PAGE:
‘Devout’ Christians in Kerala begin Easter Lent


‘Devout’ Christians in Kerala begin Easter Lent

Thiruvananthapuram: Traditional Christians – those who belong to the culture and tradition of yesteryear have started observing Easter Lent, starting on Sunday.

According to the census report, out of the 33.4 million people of Kerala, Christians number 61.41 lakh (29.94 lakh male and 31.47 lakh female).

Catholics constitute about 50%, followed by almost a dozen churches exercising various rights and for all the observance of Easter Lent is more or less the same.

Most Orthodox Christians observe the generally accepted 50-day Lent when they become vegans and Lent ends on April 17, with the celebrations of Easter.

“Gone are the days when Lent was strictly observed when people forgo even milk in their morning coffee/tea and even the humble curd was not taken either. In my youth, meat, fish and eggs were never there on the dining tables,” said 85-year-old Annamma Mathew.

Following the arrival of the Covid pandemic since March 2020, the previous two years, Easter prayers were a low-key affair.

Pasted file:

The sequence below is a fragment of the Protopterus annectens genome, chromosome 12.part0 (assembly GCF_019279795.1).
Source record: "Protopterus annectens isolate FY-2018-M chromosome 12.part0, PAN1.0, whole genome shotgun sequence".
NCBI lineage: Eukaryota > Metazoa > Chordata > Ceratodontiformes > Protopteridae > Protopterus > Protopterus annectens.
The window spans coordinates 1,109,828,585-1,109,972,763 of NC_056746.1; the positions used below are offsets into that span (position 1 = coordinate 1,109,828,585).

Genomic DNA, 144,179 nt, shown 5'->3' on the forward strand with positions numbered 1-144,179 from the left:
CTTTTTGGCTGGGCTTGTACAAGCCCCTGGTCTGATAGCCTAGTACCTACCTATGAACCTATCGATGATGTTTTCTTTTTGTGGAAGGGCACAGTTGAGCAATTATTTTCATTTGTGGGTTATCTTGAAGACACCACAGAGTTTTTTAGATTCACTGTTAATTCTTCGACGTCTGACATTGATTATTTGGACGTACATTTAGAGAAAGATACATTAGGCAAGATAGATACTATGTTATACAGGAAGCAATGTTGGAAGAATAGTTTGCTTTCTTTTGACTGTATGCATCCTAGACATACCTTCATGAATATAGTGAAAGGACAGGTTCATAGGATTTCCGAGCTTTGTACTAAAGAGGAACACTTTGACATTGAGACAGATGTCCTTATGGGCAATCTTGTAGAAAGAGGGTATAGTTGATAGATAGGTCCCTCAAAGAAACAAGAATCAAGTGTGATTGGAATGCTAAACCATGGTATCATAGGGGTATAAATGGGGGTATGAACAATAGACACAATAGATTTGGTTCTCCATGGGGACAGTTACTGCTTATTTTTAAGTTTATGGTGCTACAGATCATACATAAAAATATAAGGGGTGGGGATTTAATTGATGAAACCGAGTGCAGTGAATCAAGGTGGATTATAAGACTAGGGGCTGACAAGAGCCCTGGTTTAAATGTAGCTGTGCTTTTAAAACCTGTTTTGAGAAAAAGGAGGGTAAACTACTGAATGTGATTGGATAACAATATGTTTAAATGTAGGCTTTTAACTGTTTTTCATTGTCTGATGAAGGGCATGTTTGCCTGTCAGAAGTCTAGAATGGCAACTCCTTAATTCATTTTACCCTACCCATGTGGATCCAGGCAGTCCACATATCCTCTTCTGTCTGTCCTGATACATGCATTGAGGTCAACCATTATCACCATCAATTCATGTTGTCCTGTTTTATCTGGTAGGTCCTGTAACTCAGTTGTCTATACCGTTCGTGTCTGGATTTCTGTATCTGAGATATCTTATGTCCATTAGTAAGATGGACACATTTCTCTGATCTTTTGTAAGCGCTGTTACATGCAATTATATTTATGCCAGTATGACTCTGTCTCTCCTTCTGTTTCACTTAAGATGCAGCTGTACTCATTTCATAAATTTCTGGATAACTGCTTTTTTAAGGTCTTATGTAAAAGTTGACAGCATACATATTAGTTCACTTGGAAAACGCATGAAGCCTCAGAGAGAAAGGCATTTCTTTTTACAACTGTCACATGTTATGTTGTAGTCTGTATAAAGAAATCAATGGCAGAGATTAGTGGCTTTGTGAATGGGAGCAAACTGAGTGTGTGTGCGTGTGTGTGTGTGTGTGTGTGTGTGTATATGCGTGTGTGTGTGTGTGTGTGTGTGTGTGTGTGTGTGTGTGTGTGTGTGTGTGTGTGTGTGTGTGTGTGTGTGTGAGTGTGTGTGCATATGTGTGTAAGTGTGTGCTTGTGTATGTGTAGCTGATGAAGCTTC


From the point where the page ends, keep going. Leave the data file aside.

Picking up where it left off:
“We all wish that with the decline in Covid numbers and the Government of Kerala lifting the Covid protocols, all are waiting to return to the churches because in some churches there are prayer sessions – every day as part of observance of Easter Lent,” said retired teacher Susan. Thomas.

But a middle-aged housewife and mother of 2 teenagers, Gloriamma isn’t thrilled with how the new generations approach Easter.

“The world has changed rapidly in all areas and divinity has become a victim. I seriously doubt that the new generation is really serious about observing rituals. I think my generation may be the last where rituals are observed the same way my parents and their generation observed rituals,” Gloriamma said.

A 25-year-old Christian did not hide his vision of the rituals.

“Personally, I feel and what I observe that people in my age group have a lot of questions when it comes to observing traditional rituals. It has increased, especially during of the last couple of years when the pandemic ruled the roost when even places of worship remained closed for months reducing religion to just a myth The world is changing so I don’t think anyone should be blamed as it is not an easy task to be chained to age-old customs,” the youngster said.

However, what Christians in Kerala have witnessed is that while there may not be much enthusiasm to undertake the full 50 days of Lent, the recent phenomenon is that most of them make sure they observe the rituals during Holy Week (which is considered the last of Jesus Christ). week and ends with his resurrection which is celebrated as Easter) which this year starts from April 10.

Important days of the week include Monday Thursday, Good Friday and Easter Sunday, when non-vegetarian dishes return to dining tables.


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